You’re hungry and tired, so you decide to call for takeout. The little French bistro down the street sounds good, so you pull up the menu to check the specials, then call the restaurant, where a waiter takes your order for two of your favorites – Coq au Vin and Salade Lyonnais. The waiter passes your order and special instructions – easy on the onion! – along to the kitchen, where the chef begins browning the chicken and bacon. When your meal is ready and packaged to go, the waiter hands it off to a delivery service, which brings it to your house just in time for dinner.
The waiter’s role in your dinner, as described in a common analogy in developers’ circles, is akin to the role of an application programming interface (API) in delivering data. Like a waiter, an API receives a set of instructions, takes the request to a database, and retrieves the data, or enables a set of actions before sending a response back to the application or engineer that requested it. The API documentation is the menu, the chef the integration, and the ingredients used represent the data or functions. And just like a menu, APIs need to be designed for ultimate flexibility: Adding a business capability (or a new dish based on what’s in season) won’t force developers (or restaurant managers) to start from scratch.
Dinner plans aside, APIs have taken a prominent role in healthcare due to the Interoperability and Patient Access Rule issued by the Centers for Medicare & Medicaid Services (CMS). The rule is designed to give patients access to their health information when they need it most, in a way they can best use it. The rule requires state Medicaid and Children’s Health Insurance Program (CHIP) agencies and managed care plans to enable beneficiaries to access their health information through third-party applications using an API by January 1, 2021. Provider directory information must be made available via API as well.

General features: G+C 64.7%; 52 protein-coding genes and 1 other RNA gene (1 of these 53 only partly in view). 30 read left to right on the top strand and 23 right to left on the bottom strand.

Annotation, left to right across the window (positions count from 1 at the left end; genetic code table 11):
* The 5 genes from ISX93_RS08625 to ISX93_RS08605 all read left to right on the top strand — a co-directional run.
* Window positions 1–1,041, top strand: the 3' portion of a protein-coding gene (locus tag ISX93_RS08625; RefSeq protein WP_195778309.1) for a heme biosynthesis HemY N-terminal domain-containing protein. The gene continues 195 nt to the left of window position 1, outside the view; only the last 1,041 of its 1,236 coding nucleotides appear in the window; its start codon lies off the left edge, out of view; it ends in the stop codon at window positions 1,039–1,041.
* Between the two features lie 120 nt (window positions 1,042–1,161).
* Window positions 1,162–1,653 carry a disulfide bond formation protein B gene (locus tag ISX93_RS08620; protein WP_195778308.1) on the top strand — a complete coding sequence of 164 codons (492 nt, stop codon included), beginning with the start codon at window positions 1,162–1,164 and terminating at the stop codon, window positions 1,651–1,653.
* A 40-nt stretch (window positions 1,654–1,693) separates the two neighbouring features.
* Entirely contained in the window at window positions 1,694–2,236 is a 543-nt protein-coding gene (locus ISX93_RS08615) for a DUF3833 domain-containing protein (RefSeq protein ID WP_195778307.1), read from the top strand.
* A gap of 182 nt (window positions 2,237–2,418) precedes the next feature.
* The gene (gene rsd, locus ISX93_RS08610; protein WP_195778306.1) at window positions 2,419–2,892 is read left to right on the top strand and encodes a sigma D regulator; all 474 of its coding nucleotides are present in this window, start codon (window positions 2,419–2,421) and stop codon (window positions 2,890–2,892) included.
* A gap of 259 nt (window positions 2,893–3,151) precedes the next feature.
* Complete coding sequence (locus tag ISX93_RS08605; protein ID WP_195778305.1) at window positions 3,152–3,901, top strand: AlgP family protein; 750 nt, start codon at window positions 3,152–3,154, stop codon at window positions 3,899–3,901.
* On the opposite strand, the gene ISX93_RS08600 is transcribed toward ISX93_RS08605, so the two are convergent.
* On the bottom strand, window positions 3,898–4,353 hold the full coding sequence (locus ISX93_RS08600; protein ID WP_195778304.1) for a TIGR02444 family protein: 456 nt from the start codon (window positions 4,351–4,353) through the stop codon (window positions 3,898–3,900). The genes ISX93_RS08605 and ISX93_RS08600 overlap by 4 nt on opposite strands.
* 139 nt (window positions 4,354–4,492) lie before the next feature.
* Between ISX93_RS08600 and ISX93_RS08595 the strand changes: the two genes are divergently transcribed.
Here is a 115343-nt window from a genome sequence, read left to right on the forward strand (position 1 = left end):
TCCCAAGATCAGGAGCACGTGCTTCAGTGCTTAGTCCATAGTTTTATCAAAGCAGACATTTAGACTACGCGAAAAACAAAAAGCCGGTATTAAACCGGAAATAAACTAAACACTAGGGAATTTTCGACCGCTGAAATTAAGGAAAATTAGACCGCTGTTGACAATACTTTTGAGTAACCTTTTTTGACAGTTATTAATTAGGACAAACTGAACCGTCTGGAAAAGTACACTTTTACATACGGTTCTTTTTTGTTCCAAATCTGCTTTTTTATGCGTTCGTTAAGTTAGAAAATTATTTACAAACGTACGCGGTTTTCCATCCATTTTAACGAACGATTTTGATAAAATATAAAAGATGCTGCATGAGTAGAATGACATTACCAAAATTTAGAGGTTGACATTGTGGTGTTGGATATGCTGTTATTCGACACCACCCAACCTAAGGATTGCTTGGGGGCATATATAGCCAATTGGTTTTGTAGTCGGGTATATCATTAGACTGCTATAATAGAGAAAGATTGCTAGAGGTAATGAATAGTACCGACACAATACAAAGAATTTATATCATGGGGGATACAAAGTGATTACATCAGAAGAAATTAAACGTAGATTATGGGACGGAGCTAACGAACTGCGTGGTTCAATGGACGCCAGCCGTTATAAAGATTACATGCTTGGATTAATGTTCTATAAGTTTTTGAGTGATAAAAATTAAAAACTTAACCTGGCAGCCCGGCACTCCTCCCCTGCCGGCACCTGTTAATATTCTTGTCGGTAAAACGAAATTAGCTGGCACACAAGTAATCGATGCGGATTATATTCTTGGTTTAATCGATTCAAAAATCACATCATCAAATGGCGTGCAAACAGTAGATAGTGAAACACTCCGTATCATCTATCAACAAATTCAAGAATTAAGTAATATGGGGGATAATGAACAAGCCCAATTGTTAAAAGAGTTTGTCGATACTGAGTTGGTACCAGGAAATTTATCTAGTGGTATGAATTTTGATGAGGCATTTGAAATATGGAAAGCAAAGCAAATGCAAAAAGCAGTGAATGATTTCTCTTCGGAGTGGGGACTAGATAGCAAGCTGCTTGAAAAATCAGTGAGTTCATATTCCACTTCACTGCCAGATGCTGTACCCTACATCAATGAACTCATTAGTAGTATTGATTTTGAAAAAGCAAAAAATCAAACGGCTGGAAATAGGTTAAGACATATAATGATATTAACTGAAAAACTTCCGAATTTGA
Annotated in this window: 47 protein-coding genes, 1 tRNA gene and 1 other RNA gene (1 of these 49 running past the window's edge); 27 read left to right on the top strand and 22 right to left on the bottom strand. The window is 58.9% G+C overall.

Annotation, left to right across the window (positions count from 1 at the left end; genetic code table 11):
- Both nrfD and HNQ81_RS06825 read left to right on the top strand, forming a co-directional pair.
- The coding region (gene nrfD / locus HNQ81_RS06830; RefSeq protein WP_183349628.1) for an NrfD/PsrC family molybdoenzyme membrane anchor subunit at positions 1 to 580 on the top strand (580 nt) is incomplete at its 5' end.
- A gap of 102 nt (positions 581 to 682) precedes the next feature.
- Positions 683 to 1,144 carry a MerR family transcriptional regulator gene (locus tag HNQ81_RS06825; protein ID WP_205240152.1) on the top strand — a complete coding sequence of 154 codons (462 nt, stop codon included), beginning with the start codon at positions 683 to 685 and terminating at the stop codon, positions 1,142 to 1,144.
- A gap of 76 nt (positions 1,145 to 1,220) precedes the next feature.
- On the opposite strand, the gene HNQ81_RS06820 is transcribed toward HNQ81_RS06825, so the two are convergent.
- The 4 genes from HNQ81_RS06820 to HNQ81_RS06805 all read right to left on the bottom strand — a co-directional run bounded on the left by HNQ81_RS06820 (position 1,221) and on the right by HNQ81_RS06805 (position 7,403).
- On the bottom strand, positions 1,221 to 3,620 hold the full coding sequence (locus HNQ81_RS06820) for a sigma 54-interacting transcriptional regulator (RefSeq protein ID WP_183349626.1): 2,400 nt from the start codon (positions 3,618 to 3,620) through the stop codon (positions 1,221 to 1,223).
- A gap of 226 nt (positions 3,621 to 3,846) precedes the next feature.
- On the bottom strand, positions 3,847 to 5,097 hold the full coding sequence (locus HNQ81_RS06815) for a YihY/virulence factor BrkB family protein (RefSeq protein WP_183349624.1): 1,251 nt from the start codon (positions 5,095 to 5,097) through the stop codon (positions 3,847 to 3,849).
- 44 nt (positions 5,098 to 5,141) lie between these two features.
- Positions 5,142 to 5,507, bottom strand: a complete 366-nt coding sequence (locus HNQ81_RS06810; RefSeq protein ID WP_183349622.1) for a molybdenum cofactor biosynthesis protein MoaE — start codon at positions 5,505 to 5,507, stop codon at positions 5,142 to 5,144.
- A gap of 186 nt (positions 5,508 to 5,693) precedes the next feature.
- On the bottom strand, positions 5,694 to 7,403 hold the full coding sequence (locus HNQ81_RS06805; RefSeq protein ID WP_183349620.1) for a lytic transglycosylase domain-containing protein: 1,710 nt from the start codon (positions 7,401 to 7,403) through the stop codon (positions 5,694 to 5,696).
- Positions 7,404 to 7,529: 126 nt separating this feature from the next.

Currently, the enforcement date is July 1, 2021, which may be an aggressive timeline for many Managed Care Organizations (MCOs), health plans, and states already grappling with COVID-19 response, budget crises, and in-flight Medicaid Enterprise System (MES) projects. But regardless of ongoing challenges, organizations must move forward now to ensure compliance with the Interoperability Rule.
Doing so will require you to address several considerations, applying a multi-disciplinary approach that looks across people, processes, and technology:
Data strategy: Identifying and mapping the required data sets a critical foundation for Interoperability Rule compliance. To develop an effective data strategy, you’ll also need to understand United States Core Data for Interoperability (USCDI) formats, integrate data from multiple sources, provision the data, govern the data, and manage your unstructured data.
We work with organizations to identify the clinical and claims data sources required to satisfy the interoperability requirements. From there, we perform a market analysis to inform the selection of an extract, transform, load (ETL) tool. Our services help you establish data provenance and capitalize on the implementation guides, processes, and tools developed by CARIN, Da Vinci, Blue Button, Darwin, etc. We can also help establish data-sharing, connectivity, and testing agreements with external organizations and third-party apps. In addition, our teams can guide you through the development of a master patient index to enable more accurate recipient identification.
Third-party application onboarding and support: Groups like the Da Vinci Project and the CARIN Alliance are working on getting third-party applications to sign a code of conduct regarding standards and data exchange. Yet, your organization can take it a step further during the application onboarding process. Consider including attestations, onboarding to the authorization server, testing, and implementation training and support in the credentialing process. You’ll also need to implement and perform ongoing third-party application monitoring, audits, and technical support.
Patient access and authorization: Create a secure service to authenticate and register the patient's consent. Similarly, determine the scope of healthcare data that third-party applications can access on the patient’s behalf. You’ll also need to reach out to Medicaid and CHIP beneficiaries and educate them about the available data and how to access it.
To address challenges related to third-party applications and patient access, our teams help organizations identify and apply existing member portals to onboard users onto third-party mobile applications with the optimal access security and validation. We also work with organizations to select mobile application vendors and facilitate the onboarding and credentialing process. We work hand in hand with you to coordinate external user verification, define message delivery and security protocols, and establish a plan for help desk support.
That’s not all. In the second blog of our series, we’ll explore several other considerations for navigating the Interoperability Rule. These include API management, project management, procurement, and governance.